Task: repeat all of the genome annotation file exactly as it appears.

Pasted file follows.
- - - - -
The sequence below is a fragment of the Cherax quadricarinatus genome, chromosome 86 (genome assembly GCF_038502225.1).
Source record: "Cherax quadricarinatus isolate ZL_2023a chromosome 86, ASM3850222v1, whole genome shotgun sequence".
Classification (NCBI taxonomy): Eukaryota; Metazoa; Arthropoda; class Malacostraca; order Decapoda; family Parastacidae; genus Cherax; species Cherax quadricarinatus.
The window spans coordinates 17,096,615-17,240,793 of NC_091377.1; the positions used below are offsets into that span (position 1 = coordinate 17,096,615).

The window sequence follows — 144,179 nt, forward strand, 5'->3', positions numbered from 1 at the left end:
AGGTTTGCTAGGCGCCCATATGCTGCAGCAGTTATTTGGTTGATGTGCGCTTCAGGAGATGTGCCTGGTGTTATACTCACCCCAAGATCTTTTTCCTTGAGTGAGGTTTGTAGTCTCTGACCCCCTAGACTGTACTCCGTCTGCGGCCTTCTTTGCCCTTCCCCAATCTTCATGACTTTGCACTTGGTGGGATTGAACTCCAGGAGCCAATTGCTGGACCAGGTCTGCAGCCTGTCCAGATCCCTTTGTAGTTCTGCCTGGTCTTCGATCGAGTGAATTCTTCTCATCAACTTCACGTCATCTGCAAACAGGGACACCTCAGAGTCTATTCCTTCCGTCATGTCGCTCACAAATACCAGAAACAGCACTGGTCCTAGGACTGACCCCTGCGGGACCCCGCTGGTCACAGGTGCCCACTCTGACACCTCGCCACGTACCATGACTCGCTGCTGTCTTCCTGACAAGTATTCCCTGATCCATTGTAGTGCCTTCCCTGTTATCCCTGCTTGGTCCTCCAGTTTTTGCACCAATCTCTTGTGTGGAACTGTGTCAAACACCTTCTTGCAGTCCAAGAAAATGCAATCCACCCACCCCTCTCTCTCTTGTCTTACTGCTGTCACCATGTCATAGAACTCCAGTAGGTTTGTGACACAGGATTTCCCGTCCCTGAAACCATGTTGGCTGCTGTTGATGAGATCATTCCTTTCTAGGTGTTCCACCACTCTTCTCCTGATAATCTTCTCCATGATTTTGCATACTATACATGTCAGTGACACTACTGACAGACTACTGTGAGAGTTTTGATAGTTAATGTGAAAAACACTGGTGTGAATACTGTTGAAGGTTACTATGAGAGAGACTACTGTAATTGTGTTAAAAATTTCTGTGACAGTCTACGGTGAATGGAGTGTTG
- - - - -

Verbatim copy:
The sequence below is a fragment of the Cherax quadricarinatus genome, chromosome 86 (genome assembly GCF_038502225.1).
Source record: "Cherax quadricarinatus isolate ZL_2023a chromosome 86, ASM3850222v1, whole genome shotgun sequence".
Classification (NCBI taxonomy): Eukaryota; Metazoa; Arthropoda; class Malacostraca; order Decapoda; family Parastacidae; genus Cherax; species Cherax quadricarinatus.
The window spans coordinates 17,096,615-17,240,793 of NC_091377.1; the positions used below are offsets into that span (position 1 = coordinate 17,096,615).

The window sequence follows — 144,179 nt, forward strand, 5'->3', positions numbered from 1 at the left end:
AGGTTTGCTAGGCGCCCATATGCTGCAGCAGTTATTTGGTTGATGTGCGCTTCAGGAGATGTGCCTGGTGTTATACTCACCCCAAGATCTTTTTCCTTGAGTGAGGTTTGTAGTCTCTGACCCCCTAGACTGTACTCCGTCTGCGGCCTTCTTTGCCCTTCCCCAATCTTCATGACTTTGCACTTGGTGGGATTGAACTCCAGGAGCCAATTGCTGGACCAGGTCTGCAGCCTGTCCAGATCCCTTTGTAGTTCTGCCTGGTCTTCGATCGAGTGAATTCTTCTCATCAACTTCACGTCATCTGCAAACAGGGACACCTCAGAGTCTATTCCTTCCGTCATGTCGCTCACAAATACCAGAAACAGCACTGGTCCTAGGACTGACCCCTGCGGGACCCCGCTGGTCACAGGTGCCCACTCTGACACCTCGCCACGTACCATGACTCGCTGCTGTCTTCCTGACAAGTATTCCCTGATCCATTGTAGTGCCTTCCCTGTTATCCCTGCTTGGTCCTCCAGTTTTTGCACCAATCTCTTGTGTGGAACTGTGTCAAACACCTTCTTGCAGTCCAAGAAAATGCAATCCACCCACCCCTCTCTCTCTTGTCTTACTGCTGTCACCATGTCATAGAACTCCAGTAGGTTTGTGACACAGGATTTCCCGTCCCTGAAACCATGTTGGCTGCTGTTGATGAGATCATTCCTTTCTAGGTGTTCCACCACTCTTCTCCTGATAATCTTCTCCATGATTTTGCATACTATACATGTCAGTGACACTACTGACAGACTACTGTGAGAGTTTTGATAGTTAATGTGAAAAACACTGGTGTGAATACTGTTGAAGGTTACTATGAGAGAGACTACTGTAATTGTGTTAAAAATTTCTGTGACAGTCTACGGTGAATGGAGTGTTG